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Marriage Law And Practice In The Long Eighteenth Century

Author: Rebecca Probert
Publisher: Cambridge University Press
ISBN: 1139479768
Size: 72.36 MB
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This book uses a wide range of primary sources - legal, literary and demographic - to provide a radical reassessment of eighteenth-century marriage. It disproves the widespread assumption that couples married simply by exchanging consent, demonstrating that such exchanges were regarded merely as contracts to marry and that marriage in church was almost universal outside London. It shows how the Clandestine Marriages Act of 1753 was primarily intended to prevent clergymen operating out of London's Fleet prison from conducting marriages, and that it was successful in so doing. It also refutes the idea that the 1753 Act was harsh or strictly interpreted, illustrating the courts' pragmatic approach. Finally, it establishes that only a few non-Anglicans married according to their own rites before the Act; while afterwards most - save the exempted Quakers and Jews - similarly married in church. In short, eighteenth-century couples complied with whatever the law required for a valid marriage.

Bentham Law And Marriage

Author: Mary Sokol
Publisher: Bloomsbury Publishing
ISBN: 1441177205
Size: 63.47 MB
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Jeremy Bentham's law of marriage is firmly based on the principle of utility, which claims that all human actions are governed by a wish to gain pleasure and avoid pain, and on the proposition that men and women are equal. He wrote in a late eighteenth century context of Enlightenment debate about the status of women, marriage and the family, as did his contemporaries Wollstonecraft and More. Bentham responded particularly to the thought of Milton, Locke, Hume, Paley and to the French thinkers Montesquieu, Diderot and Rousseau. These were the turbulent years leading to the French Revolution and it is in this milieu that Mary Sokol seeks to rediscover the 'historical' Bentham. Instead of regarding his thought as 'timeless', she considers Bentham's attitude to the reform of marriage law and plans for the social reform of marriage, placing both his life and work in the philosophical and historical context of his time.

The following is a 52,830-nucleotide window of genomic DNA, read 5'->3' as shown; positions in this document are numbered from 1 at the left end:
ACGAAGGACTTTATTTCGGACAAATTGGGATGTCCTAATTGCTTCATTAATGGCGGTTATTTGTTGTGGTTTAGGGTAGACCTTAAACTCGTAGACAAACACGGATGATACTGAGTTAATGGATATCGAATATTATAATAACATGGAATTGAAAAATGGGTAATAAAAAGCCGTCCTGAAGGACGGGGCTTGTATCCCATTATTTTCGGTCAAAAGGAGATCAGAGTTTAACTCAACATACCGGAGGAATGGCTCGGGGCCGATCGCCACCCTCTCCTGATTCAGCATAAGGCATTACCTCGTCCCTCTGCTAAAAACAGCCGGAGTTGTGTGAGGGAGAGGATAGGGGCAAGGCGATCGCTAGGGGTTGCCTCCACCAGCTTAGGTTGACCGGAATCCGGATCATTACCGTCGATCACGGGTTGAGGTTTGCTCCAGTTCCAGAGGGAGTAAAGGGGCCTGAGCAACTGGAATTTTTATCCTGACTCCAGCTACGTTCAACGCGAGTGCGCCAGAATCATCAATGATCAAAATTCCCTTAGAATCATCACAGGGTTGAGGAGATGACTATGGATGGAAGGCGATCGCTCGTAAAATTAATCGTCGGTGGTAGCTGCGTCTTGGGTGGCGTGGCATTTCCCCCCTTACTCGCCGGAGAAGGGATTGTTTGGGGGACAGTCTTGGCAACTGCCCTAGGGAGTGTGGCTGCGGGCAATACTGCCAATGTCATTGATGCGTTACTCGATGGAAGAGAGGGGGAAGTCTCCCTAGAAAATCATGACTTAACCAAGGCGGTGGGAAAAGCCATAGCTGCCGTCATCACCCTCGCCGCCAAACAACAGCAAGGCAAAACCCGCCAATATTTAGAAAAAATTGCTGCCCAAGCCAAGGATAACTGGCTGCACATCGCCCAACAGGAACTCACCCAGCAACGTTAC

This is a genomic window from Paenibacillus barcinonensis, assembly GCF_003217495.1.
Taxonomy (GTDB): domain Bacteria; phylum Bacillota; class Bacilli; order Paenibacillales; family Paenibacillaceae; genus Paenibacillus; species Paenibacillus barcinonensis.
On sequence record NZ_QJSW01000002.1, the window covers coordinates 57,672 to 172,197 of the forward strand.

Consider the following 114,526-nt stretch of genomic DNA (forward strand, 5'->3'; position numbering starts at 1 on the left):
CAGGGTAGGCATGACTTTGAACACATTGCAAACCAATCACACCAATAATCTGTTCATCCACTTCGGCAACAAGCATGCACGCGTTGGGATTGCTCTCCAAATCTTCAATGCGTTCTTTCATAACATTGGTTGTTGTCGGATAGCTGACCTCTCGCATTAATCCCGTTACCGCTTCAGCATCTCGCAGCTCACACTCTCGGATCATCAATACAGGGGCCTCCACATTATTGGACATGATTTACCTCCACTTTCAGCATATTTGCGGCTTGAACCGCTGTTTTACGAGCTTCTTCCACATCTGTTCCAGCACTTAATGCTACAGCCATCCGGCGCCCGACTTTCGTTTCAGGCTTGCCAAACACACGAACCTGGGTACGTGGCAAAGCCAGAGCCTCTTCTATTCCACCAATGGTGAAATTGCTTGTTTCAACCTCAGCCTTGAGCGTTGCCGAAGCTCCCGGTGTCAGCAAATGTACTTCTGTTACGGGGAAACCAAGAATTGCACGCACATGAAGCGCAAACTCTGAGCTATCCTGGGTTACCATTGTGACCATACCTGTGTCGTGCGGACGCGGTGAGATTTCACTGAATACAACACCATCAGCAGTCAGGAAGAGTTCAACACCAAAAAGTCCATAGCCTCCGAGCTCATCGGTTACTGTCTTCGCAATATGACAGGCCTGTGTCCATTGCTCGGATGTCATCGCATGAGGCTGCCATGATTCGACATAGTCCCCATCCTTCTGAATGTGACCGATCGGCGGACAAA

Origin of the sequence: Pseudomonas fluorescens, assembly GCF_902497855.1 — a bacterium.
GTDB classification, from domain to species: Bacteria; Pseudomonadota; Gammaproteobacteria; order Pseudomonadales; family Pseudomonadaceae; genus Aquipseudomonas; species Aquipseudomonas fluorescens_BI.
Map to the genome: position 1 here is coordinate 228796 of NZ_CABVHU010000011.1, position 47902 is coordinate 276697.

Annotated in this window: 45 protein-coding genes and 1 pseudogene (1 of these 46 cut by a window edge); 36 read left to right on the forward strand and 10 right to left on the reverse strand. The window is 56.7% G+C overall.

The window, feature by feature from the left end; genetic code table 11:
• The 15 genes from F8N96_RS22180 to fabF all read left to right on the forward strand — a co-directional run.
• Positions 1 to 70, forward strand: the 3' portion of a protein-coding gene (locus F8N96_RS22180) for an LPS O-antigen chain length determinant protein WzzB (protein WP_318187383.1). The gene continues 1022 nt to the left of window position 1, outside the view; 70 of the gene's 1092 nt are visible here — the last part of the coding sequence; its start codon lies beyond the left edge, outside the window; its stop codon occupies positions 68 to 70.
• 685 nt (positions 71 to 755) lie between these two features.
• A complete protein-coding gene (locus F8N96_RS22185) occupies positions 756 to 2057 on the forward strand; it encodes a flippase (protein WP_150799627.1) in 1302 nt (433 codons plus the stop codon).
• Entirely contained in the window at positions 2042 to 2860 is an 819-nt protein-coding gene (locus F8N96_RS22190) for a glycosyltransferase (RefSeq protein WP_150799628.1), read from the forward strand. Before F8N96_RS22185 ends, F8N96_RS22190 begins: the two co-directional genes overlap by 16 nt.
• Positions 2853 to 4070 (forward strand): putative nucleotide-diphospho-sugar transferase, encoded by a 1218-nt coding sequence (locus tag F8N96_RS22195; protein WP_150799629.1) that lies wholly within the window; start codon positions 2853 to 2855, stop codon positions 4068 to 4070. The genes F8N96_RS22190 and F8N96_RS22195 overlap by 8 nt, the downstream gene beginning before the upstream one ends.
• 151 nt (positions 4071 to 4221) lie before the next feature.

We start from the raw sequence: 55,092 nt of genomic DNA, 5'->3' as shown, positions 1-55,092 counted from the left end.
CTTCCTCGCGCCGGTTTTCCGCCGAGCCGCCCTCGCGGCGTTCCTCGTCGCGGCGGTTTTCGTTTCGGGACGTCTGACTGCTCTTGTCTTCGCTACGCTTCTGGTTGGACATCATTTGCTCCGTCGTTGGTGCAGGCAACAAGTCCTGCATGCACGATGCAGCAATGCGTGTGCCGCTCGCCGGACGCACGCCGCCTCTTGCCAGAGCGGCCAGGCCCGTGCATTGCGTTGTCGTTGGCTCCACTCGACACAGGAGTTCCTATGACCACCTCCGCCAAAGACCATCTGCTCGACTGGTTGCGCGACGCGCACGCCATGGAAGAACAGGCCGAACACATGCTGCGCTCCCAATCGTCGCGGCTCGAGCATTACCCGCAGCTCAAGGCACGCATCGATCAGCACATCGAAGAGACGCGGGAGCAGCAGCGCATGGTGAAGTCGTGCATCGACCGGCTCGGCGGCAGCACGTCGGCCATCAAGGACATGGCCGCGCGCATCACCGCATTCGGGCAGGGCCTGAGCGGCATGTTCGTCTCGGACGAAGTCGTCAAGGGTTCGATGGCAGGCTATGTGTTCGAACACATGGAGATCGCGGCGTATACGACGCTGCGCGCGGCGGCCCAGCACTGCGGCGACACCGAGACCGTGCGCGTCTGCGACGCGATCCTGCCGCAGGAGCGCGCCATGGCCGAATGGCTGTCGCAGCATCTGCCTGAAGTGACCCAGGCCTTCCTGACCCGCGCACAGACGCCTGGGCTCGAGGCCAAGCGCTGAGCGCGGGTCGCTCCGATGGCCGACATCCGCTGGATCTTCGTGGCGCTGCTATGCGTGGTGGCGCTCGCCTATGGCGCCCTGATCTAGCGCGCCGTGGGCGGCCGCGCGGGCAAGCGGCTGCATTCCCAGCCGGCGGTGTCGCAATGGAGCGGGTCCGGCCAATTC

Law Society And Community

Author: Richard Nobles
Publisher: Routledge
ISBN: 1317107292
Size: 46.91 MB
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This collection of socio-legal studies, written by leading theorists and researchers from around the world, offers original, perceptive and critical contributions to ideas and theories that have been expounded by Roger Cotterrell over a long and distinguished career. Engaging with many classic issues and theories of the sociology of law, the contributions are likely to become classics themselves as they tackle some of the most significant challenges that modern law faces. They do not shy away from what one of the contributors describes as the complexity and multiplicity of our contemporary legal world. The book is organized in three parts: socio-legal themes; methodological and jurisprudential themes; globalization, cultural and comparative law themes. Starting with a chapter that re-engages with the need to interpret legal ideas sociologically, and ending with one that explores the global significance of modern fascination with the idea of the rule of law, this selection offers important additions to the oeuvre of Roger Cotterrell (a list of whose academic writings is included in the book).